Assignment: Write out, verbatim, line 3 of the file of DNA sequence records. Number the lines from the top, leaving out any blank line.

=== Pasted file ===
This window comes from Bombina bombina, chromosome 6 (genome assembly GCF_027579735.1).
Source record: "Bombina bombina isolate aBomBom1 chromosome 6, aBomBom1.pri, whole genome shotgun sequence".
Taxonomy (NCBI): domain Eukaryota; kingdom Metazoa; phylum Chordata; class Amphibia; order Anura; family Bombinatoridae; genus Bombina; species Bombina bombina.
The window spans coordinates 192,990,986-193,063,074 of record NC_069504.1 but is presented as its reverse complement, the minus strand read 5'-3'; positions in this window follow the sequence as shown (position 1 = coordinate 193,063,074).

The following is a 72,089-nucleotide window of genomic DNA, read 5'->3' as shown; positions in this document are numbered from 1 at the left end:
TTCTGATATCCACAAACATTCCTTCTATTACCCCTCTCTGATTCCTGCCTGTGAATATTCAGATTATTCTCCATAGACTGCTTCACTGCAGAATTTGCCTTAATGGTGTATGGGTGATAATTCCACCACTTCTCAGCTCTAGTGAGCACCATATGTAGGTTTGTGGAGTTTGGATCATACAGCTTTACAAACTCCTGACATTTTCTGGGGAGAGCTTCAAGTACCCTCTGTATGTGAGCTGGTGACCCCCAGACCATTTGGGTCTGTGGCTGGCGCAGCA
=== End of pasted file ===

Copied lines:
Taxonomy (NCBI): domain Eukaryota; kingdom Metazoa; phylum Chordata; class Amphibia; order Anura; family Bombinatoridae; genus Bombina; species Bombina bombina.